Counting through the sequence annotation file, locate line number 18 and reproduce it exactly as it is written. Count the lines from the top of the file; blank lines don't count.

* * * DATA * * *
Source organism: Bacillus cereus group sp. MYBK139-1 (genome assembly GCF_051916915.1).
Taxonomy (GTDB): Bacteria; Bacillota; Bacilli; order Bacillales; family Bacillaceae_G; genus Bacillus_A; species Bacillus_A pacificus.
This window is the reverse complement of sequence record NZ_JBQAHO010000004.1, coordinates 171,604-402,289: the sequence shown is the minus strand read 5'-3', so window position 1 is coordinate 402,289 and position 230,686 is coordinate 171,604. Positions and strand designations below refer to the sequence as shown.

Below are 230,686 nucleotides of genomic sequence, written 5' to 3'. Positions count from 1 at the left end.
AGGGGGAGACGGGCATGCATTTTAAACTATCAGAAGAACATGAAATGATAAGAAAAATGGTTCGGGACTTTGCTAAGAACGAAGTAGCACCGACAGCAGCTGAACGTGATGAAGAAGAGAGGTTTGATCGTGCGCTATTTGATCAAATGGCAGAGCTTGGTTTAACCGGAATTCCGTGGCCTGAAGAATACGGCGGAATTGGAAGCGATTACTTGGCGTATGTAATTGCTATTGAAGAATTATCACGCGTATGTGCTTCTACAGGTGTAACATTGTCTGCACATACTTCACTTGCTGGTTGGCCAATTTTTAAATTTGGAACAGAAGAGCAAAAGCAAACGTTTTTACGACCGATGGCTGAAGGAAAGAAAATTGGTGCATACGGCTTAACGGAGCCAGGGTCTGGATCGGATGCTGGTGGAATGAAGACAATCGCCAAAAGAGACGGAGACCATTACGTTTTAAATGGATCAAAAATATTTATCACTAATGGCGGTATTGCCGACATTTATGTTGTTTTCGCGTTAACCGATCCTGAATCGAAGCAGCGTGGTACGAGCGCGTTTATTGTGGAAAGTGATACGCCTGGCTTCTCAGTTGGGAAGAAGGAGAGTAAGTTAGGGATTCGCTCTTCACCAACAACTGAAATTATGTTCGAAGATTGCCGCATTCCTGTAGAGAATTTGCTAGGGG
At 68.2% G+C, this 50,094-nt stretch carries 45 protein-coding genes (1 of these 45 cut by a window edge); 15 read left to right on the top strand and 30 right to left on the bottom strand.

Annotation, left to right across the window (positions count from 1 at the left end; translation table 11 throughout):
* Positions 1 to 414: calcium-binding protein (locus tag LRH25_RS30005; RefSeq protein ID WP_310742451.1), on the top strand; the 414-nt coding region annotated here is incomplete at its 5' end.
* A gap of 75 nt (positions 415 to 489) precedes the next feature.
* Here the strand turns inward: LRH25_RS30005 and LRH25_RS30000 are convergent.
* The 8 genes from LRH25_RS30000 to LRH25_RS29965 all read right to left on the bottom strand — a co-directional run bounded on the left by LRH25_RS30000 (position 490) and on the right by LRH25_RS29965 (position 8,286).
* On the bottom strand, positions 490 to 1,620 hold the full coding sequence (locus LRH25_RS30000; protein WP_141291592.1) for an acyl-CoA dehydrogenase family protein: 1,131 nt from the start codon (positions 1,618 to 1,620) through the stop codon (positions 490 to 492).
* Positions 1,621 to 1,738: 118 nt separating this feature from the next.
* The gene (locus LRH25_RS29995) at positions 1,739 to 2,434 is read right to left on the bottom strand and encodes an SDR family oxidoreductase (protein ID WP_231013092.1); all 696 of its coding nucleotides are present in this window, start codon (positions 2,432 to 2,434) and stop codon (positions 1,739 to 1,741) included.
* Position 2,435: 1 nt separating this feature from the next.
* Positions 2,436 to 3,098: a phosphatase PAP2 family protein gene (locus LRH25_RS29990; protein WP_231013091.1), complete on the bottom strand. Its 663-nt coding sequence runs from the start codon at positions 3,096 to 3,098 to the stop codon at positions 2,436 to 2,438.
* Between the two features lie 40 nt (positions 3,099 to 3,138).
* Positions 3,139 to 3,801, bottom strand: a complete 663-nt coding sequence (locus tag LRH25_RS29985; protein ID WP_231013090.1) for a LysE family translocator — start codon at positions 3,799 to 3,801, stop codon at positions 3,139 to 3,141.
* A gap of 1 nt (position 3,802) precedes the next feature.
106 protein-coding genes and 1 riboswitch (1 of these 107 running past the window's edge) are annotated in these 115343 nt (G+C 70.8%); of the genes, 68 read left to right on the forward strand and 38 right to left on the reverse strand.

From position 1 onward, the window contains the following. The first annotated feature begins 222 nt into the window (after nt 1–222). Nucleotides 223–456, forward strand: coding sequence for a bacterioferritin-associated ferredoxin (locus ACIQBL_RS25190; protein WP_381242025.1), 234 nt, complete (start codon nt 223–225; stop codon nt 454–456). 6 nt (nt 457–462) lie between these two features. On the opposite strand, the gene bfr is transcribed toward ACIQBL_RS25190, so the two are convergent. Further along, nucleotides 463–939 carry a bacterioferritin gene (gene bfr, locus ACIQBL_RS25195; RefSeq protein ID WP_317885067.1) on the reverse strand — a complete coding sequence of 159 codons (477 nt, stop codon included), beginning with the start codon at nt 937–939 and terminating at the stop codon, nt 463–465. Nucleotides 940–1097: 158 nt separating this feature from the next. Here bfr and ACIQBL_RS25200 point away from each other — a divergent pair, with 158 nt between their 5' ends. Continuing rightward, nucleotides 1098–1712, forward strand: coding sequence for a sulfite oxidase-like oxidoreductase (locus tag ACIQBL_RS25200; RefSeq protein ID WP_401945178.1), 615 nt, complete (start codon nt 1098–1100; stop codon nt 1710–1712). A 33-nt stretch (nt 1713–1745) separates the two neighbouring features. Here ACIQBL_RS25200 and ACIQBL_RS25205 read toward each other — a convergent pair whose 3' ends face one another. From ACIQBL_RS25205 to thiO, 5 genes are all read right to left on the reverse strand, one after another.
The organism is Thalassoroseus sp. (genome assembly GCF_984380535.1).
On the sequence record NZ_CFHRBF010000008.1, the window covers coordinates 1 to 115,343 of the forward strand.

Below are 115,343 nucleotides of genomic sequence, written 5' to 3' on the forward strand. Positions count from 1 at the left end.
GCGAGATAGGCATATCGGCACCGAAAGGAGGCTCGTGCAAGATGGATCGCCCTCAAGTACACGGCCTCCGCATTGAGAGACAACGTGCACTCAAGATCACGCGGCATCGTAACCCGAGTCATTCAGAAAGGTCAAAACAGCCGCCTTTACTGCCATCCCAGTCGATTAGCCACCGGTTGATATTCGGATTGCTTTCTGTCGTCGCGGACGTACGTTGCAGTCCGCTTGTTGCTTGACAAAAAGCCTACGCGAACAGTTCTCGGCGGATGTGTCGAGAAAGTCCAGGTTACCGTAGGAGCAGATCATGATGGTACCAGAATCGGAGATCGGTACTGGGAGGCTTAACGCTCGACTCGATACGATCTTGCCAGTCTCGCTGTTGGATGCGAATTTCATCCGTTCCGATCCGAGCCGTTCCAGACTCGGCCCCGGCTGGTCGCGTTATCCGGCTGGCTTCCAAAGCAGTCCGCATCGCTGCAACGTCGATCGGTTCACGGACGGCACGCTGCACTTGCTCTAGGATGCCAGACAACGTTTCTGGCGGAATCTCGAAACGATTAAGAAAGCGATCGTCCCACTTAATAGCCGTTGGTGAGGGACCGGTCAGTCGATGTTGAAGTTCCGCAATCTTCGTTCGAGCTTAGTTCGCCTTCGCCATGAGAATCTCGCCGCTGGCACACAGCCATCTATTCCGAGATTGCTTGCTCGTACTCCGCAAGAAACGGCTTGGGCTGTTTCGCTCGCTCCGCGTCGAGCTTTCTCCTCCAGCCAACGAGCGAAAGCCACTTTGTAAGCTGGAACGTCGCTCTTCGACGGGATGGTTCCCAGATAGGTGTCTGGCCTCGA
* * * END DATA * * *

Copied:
* Positions 3,139 to 3,801, bottom strand: a complete 663-nt coding sequence (locus tag LRH25_RS29985; protein ID WP_231013090.1) for a LysE family translocator — start codon at positions 3,799 to 3,801, stop codon at positions 3,139 to 3,141.